Editors: Dadabaev, Timur, Ismailov, Murod, Tsujinaka, Yutaka
About this book:
This cutting edge collection focuses on the nature of civil society and its role in facilitating governance in Central Asia, considering local implications related to the concept of social capital and civil society in the Uzbek context. It discusses the complexity of the notion of social capital in post-Soviet Uzbekistan, detailing the challenges and pressures facing the Uzbek people. Challenging prevailing views on post-Soviet political transitions, the book demonstrates that successful transition to democracy and rule of law cannot be accomplished unless the concerns, fears, frustrations and local understandings of the desired political system are heard, registered and carefully interpreted. Offering a comparative study of civil society and social capital in Asia, this collection is a key read not only for scholars and students in civil governance and post-soviet transitions, but also aid agencies, foreign governments, and international organisations working with civil society groups.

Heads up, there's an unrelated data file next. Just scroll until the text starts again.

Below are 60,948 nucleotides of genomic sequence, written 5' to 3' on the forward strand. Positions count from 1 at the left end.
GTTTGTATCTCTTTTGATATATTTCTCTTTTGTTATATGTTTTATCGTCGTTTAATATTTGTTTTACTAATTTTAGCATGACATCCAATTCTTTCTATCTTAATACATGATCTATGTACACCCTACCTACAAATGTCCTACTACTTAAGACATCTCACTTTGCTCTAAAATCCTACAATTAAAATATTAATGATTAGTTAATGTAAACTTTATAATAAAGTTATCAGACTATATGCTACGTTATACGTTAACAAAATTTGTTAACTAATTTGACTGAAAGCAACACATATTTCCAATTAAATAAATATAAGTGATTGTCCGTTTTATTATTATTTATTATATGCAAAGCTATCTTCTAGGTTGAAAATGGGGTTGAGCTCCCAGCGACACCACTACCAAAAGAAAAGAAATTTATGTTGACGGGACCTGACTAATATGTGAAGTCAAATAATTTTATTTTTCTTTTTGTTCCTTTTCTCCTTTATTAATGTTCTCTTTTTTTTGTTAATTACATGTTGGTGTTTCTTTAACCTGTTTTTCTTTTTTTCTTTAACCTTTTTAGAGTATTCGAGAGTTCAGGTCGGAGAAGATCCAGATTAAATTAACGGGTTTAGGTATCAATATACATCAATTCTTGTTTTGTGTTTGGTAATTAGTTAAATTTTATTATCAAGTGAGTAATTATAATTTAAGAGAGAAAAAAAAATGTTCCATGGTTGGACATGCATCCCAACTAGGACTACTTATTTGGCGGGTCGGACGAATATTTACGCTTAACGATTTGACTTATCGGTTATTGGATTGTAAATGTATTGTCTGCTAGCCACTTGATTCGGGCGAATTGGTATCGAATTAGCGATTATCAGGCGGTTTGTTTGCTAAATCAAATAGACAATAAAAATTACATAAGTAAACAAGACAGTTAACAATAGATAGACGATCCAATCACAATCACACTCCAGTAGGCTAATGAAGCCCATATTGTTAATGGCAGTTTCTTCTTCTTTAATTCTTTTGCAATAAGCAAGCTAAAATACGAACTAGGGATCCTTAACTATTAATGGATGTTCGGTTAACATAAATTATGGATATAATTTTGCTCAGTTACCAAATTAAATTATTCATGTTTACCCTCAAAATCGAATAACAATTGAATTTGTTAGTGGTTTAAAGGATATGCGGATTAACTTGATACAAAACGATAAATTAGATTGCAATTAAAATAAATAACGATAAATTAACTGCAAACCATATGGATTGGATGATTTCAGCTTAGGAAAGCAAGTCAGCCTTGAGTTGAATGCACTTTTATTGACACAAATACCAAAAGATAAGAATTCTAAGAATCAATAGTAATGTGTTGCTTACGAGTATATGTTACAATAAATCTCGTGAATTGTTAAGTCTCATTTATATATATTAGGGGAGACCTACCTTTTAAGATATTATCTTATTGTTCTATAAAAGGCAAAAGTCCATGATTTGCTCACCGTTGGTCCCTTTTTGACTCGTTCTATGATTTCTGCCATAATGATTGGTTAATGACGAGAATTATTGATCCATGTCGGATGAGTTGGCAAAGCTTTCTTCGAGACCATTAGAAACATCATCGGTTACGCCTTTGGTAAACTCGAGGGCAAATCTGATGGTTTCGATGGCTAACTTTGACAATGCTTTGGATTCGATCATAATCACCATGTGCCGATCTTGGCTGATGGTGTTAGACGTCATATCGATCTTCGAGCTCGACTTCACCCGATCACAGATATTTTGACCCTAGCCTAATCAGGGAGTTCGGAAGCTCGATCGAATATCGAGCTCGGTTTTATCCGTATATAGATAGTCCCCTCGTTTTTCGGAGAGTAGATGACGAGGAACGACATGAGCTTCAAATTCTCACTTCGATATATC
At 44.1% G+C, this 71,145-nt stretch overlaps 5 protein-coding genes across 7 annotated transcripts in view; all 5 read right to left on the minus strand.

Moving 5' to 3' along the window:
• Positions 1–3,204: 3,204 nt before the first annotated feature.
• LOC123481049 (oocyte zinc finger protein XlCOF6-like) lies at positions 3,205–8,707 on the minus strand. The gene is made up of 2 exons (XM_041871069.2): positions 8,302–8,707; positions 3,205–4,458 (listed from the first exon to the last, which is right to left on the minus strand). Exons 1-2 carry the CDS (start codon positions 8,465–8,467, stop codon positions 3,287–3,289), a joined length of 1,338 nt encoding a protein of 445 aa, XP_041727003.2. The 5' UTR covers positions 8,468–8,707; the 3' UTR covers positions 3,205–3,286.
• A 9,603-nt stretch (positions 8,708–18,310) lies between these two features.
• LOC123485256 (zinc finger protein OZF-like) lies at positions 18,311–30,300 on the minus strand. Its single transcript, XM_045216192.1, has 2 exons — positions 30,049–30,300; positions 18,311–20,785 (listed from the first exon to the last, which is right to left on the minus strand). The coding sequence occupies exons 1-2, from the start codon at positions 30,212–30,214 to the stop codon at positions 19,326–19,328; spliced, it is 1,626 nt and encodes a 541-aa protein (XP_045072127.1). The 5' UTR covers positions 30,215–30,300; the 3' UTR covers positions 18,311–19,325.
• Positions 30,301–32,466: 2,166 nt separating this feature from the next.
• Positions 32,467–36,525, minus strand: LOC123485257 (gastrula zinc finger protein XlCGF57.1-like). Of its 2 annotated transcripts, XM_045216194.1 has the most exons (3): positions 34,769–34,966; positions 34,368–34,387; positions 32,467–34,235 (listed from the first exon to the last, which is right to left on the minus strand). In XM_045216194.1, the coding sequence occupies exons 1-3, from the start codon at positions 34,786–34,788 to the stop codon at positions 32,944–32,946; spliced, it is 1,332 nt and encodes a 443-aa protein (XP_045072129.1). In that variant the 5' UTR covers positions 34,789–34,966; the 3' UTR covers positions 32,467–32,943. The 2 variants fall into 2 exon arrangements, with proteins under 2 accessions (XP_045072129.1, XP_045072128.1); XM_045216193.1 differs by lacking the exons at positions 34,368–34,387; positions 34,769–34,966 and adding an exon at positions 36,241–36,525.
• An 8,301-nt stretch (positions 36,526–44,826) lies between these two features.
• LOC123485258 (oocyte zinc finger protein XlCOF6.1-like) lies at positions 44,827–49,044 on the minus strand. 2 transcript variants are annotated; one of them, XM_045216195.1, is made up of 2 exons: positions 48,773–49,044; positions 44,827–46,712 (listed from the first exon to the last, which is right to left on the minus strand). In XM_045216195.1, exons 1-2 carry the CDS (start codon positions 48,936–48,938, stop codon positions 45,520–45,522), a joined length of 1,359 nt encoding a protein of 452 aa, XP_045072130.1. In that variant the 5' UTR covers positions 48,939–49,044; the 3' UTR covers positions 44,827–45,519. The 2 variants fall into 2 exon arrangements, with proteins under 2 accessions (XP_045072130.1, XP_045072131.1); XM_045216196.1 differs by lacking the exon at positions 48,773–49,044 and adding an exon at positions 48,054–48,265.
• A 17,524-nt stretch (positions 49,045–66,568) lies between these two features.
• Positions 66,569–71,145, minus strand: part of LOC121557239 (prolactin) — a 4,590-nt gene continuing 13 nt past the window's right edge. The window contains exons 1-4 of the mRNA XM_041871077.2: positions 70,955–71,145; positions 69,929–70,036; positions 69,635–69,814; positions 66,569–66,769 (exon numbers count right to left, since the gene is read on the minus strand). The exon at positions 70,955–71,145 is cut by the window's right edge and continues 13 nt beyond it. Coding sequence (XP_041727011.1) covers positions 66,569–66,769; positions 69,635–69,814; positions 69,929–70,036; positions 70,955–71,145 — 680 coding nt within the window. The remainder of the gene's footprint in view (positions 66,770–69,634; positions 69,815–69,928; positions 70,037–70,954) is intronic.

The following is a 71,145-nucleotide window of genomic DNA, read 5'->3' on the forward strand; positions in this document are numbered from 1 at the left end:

(Extracts from Palgrave Macmillan)
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